I am not worthy even to gather up the crumbs under your table – it’s been a long time since we heard those words at a service of Holy Communion – but today when we heard the words of the Woman from Matthew 15 where Jesus tells her “it isn’t right to take food away from children and feed it to dogs” but (without hesitation it appears) she replies “Lord, that’s true… but even dogs get the crumbs that fall from their owners table” I can’t help thinking of those communion words.
I’ve always been a bit puzzled by them though. Why is it that we continue to say that we are less valuable than the dog? Or indeed why does Jesus compare helping this woman to feeding the dog with children’s bread? It doesn’t seem kind or in line with how Jesus treats other people, including other women?
Keep this when usually we are preaching about how precious each of us is in God’s sight. Our reading from Romans remembering God’s faithfulness, God who doesn’t forget the chosen people, who shows mercy even to those outside of the people of Israel. God who according to Romans has mercy on everyone.
Surely these two readings the letter to the Romans and Jesus encounter with the Woman are slightly at odds?
Probably not… it’s back to that culture of speaking in opposites which is such a strong part of the Jewish teaching at the time of Jesus. Much of the Rabbi teaching had real extremes to make a point.
It also though rests with something else…
It’s about faith – this woman is shown to us as someone who had immense faith in Jesus (he recognises that when he grants her request). This is a woman who is confident that she is worth something – or she would not have spoken to Jesus in the first place, she is of course driven by that love for her daughter whose worth is beyond compare for this woman.
This is a woman who has grasped something important.
What do I mean by that? Well I think there is something important about where we make our comparisons….
What if I were to ask which is the sweetest Apple or Chocolate? (Chocolate of course!)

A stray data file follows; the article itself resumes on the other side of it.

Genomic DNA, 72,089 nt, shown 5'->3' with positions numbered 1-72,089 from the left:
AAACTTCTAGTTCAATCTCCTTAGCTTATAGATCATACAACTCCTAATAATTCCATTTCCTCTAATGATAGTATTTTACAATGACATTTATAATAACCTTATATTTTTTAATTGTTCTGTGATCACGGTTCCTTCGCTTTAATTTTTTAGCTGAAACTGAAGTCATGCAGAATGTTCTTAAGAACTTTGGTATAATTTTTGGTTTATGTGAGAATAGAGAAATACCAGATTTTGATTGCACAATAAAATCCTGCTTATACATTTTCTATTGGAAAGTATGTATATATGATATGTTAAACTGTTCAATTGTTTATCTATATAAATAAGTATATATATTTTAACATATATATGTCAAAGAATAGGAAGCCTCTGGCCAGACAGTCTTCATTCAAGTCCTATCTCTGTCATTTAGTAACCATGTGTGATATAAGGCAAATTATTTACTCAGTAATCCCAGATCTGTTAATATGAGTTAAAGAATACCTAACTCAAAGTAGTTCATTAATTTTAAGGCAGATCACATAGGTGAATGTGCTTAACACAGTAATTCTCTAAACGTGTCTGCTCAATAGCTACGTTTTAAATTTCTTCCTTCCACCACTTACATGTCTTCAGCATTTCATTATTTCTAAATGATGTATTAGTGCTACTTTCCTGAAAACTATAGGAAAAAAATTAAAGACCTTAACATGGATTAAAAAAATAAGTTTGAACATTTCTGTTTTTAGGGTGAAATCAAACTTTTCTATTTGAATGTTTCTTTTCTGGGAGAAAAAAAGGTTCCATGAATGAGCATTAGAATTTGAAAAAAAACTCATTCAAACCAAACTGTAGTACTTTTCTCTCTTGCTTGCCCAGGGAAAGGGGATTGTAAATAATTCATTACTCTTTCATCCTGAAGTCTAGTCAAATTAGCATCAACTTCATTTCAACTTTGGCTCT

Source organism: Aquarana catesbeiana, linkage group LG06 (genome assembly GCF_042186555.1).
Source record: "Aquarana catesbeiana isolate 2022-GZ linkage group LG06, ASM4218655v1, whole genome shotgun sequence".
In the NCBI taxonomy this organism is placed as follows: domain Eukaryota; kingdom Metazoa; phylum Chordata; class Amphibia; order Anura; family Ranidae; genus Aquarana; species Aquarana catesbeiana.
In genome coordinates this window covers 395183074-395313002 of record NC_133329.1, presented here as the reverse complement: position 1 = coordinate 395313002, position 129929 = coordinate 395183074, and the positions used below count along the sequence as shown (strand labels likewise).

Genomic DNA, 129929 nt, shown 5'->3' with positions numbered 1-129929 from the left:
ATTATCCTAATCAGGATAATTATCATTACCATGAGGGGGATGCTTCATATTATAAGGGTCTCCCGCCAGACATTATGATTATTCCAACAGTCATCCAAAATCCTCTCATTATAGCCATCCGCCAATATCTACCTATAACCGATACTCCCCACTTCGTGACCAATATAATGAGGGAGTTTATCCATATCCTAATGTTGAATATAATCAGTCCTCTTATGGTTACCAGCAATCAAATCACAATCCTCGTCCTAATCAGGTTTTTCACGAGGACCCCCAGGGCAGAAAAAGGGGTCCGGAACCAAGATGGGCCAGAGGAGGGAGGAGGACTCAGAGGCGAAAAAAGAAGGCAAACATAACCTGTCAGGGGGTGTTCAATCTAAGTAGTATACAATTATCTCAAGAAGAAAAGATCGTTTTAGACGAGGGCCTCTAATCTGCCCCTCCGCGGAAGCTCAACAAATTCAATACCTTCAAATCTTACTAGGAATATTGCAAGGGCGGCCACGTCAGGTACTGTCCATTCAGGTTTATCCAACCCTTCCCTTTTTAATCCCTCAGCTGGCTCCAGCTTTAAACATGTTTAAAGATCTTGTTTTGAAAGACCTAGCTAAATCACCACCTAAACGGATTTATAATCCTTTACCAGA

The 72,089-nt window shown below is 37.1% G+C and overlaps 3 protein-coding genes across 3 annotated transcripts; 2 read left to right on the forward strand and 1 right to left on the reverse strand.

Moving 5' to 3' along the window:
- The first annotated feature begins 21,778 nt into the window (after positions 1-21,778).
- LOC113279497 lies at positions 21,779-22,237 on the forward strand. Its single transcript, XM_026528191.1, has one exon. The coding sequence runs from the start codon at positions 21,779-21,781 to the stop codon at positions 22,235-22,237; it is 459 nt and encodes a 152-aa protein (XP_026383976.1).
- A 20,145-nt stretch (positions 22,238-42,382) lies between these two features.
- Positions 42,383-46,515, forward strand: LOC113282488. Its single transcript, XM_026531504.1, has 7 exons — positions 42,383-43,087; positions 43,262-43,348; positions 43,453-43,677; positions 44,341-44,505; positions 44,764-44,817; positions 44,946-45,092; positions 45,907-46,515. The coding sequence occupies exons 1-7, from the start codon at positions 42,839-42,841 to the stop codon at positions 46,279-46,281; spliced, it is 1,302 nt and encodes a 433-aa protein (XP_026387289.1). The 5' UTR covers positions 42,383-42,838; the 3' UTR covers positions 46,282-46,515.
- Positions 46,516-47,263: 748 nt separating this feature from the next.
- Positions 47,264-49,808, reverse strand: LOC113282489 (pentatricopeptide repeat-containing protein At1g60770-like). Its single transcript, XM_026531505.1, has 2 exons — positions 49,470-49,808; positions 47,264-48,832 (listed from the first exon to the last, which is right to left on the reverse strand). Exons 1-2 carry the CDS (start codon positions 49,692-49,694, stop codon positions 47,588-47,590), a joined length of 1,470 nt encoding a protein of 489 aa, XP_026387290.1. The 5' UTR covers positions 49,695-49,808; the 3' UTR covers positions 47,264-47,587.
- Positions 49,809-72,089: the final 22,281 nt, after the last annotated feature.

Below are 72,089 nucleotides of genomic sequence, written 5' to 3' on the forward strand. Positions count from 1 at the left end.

Does that mean the Apple is not sweet at all?
Well… what if I asked which is sweetest - Apple or Lemon? (Apple of course!)
So… the sweetness level of the Apple depends on what we are comparing it to – and so it is with us, but that alone is not the whole story.
If a child and I had a race who would be fastest (child!)
What if that same child and Usain Bolt had a race? (Usain Bolt)
Again it is about who we are comparing, but it is also about relationship – and that takes us back to our Romans reading.
Usain Bolt might be very exciting to watch and many people during his career came to see him run but many, many more hours are and will be spent by Mums, Dads, Grandparents, Godparents watching children run! Not because they are as fast or as exciting as Usain Bolt but because they are precious in the sight of those who love them.
So it is with us and God.
When we pray ‘I am not worthy…’ we are comparing ourselves to perfection, in comparison to God who is utterly perfect we look totally unworthy.
Importantly though…. when we compare ourselves and say ‘I am not worthy’ then God looks at us and like the very best loving parent says ‘Welcome, this is for you, come Eat and Drink without cost’ God looks at us (whatever age we are) as precious children, so while we see our unworthiness God sees a precious child, much loved and wanted.
We have been out of our Spiritual home these last few months, but we have not been apart from God, yet being here in this place we are reminded once more of that special relationship, for this place allows us to draw apart from the busyness or worry of the rest of life, as Jesus went up to the mountain to meet with God so we come here, a place set apart not because God is more present here but because we can be, we are less distracted, we are able to gather before God, knowing in comparison we are unworthy but that God still loves and accepts each one of us, it is in that knowledge our faith can grow. Amen.